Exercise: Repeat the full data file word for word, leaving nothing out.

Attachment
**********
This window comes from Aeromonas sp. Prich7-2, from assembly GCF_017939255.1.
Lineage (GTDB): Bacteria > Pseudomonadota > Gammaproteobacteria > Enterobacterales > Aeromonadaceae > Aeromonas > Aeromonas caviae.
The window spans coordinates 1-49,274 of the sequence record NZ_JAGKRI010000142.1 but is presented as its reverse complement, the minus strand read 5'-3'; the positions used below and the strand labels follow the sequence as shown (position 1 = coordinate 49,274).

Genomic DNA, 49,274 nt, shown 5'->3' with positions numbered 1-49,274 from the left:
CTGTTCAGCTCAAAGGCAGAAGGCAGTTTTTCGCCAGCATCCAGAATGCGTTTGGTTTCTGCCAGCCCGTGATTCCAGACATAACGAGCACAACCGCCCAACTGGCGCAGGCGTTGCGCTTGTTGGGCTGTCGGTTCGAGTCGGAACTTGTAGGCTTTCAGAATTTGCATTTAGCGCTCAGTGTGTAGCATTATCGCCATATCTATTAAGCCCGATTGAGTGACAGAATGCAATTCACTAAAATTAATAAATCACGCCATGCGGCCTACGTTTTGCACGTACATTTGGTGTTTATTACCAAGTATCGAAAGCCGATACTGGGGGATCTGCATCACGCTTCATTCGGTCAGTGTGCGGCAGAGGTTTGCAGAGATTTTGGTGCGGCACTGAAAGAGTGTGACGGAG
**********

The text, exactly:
This window comes from Aeromonas sp. Prich7-2, from assembly GCF_017939255.1.
Lineage (GTDB): Bacteria > Pseudomonadota > Gammaproteobacteria > Enterobacterales > Aeromonadaceae > Aeromonas > Aeromonas caviae.
The window spans coordinates 1-49,274 of the sequence record NZ_JAGKRI010000142.1 but is presented as its reverse complement, the minus strand read 5'-3'; the positions used below and the strand labels follow the sequence as shown (position 1 = coordinate 49,274).

Genomic DNA, 49,274 nt, shown 5'->3' with positions numbered 1-49,274 from the left:
CTGTTCAGCTCAAAGGCAGAAGGCAGTTTTTCGCCAGCATCCAGAATGCGTTTGGTTTCTGCCAGCCCGTGATTCCAGACATAACGAGCACAACCGCCCAACTGGCGCAGGCGTTGCGCTTGTTGGGCTGTCGGTTCGAGTCGGAACTTGTAGGCTTTCAGAATTTGCATTTAGCGCTCAGTGTGTAGCATTATCGCCATATCTATTAAGCCCGATTGAGTGACAGAATGCAATTCACTAAAATTAATAAATCACGCCATGCGGCCTACGTTTTGCACGTACATTTGGTGTTTATTACCAAGTATCGAAAGCCGATACTGGGGGATCTGCATCACGCTTCATTCGGTCAGTGTGCGGCAGAGGTTTGCAGAGATTTTGGTGCGGCACTGAAAGAGTGTGACGGAG